Henry #674132 v. Bergeron et al

Filing 170

ORDER ADOPTING REPORT AND RECOMMENDATION 166 re 137 : Defendants' Motion for Summary Judgment is DENIED; signed by Judge Gordon J. Quist (Judge Gordon J. Quist, jmt)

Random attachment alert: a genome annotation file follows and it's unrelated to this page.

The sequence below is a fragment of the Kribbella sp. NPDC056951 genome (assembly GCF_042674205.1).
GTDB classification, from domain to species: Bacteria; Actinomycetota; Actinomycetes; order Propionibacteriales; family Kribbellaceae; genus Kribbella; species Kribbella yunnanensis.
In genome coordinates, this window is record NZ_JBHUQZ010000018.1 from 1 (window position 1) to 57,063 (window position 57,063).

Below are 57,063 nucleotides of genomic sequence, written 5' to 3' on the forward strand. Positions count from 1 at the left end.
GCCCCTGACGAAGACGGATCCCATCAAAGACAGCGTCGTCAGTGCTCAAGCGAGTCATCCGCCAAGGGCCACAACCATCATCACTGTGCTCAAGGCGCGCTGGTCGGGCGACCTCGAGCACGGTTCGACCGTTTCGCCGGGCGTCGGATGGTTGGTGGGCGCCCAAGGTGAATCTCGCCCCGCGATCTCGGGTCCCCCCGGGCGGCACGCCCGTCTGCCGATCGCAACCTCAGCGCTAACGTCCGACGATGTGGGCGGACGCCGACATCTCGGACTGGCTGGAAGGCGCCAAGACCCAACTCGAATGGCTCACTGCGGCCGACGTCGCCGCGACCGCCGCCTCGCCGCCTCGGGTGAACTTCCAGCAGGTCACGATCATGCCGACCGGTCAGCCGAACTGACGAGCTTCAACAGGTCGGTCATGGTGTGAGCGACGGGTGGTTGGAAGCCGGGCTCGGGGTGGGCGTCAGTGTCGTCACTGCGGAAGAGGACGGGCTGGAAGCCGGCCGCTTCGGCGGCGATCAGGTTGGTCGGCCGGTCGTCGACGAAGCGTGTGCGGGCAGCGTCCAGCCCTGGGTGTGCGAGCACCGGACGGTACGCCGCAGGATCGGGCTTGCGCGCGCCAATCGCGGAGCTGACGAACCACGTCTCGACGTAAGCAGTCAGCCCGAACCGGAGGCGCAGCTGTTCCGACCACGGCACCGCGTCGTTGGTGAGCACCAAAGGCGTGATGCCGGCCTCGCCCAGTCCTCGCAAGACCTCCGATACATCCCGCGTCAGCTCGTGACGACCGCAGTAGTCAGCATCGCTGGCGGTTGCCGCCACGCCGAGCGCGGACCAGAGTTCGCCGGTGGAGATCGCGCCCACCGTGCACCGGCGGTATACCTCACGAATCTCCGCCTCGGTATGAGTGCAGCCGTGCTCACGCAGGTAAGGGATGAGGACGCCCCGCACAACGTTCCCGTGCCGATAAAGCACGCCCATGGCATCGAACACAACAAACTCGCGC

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UNITED STATES DISTRICT COURT FOR THE WESTERN DISTRICT OF MICHIGAN NORTHERN DIVISION XAVIER HENRY, Plaintiff, v. Case No. 2:15-CV-197 UNKNOWN BERGERON, et al., HON. GORDON J. QUIST Defendants. ___________________________/ ORDER ADOPTING REPORT AND RECOMMENDATION State prisoner Xavier Henry filed a civil rights action under 42 U.S.C. § 1983 against Defendants Bergeron, Johnson, and Rosebrock. Defendants filed a motion for summary judgment on Henry’s one surviving claim—his Eighth Amendment claim. (ECF No. 55.) Henry responded. (ECF No. 149.) Magistrate Judge Timothy Greeley issued a Report and Recommendation (R & R), recommending that the Court deny Defendants’ motion. (ECF No. 166.) Defendants objected (ECF No. 167), and Henry responded to their objection. (ECF No. 169.) Under Federal Rule of Civil Procedure 72(b), a party “may serve and file specific written objections” to the R & R, and the Court is to consider any proper objection. Local Rule 72.3(b) likewise requires that written objections “shall specifically identify the portions” of the R & R to which a party objects. Under 28 U.S.C. § 636(b), upon receiving objections to a report and recommendation, the district judge “shall make a de novo determination of those portions of the report or specified proposed findings or recommendations to which objection is made.” After conducting a de novo review of the R & R, Defendants’ Objections, and the pertinent portions of the record, the Court concludes that the R & R should be adopted. The R & R found that there was a genuine question of material fact regarding whether Henry asked the Defendants for access to the dining hall, whether he told the Defendants that he was starving and requested food delivery, whether Henry’s state-issued shorts were torn, and whether Henry could have gone to the dining hall in sweatpants or whether he was denied entry. Accordingly, the R & R concluded that these factual disputes were enough for Henry’s claim to survive, to call into question whether the Defendants would be entitled to qualified immunity, and, therefore, to defeat a motion for summary judgment. (ECF No. 166 at PageID.754–55.) Defendants argue that the R & R was incorrect, in that Henry admitted in his deposition that he did not request anyone to waive the pants requirement to go to the dining hall. Defendants cite page 35 of Henry’s deposition. (ECF No. 167 at PageID.757.) As the R & R noted, Defendants have only submitted excerpts of Henry’s deposition to the Court. (See ECF No. 373.) Page 35 was not included among the excerpts. Defendant’s own characterization of the missing pages carries no weight. Page 26 is included in the deposition excerpts. On page 26, Henry specifically states that he told Bergeron, Johnson, and Rosebrock that “without these [pants] . . . I can’t go to the chow hall in my sweatpants . . . I told [Johnson], I said, can you check for some pants for me so I could go to chow hall or can you order me a tray [of food]?” (ECF No. 138-3 at PageID.640.) Henry’s deposition testimony claims that he told the guards he could not go to the dining hall in his sweatpants, asked for new pants, and asked for a tray of food. Other available parts of the deposition support Henry’s argument and recounting of Henry’s version of the facts. Defendants also argue that Henry did not miss 24 consecutive meals because he admitted in his complaint that he was able to buy ramen noodles and paid someone to bring him food from the dining hall. This does not resolve a material question underlying Henry’s claim, i.e., whether 2 the food he was able to obtain “was sufficient to maintain normal health.” Cunningham v. Jones, 667 F.2d 565 (6th Cir. 1982.) There is a genuine issue of material fact given the differences between Henry’s and Defendants’ characterization of the events, and therefore the R & R will be approved. Accordingly, IT IS HEREBY ORDERED that the Magistrate Judge’s Report and Recommendation (ECF No. 166) is APPROVED AND ADOPTED as the Opinion of this Court, and Defendants’ Objections are OVERRULED. (ECF No. 167.) IT IS FURTHER ORDERED that Defendants’ Motion for Summary Judgment is DENIED. (ECF No. 137.) Dated: March 9, 2018 /s/ Gordon J. Quist GORDON J. QUIST UNITED STATES DISTRICT JUDGE 3

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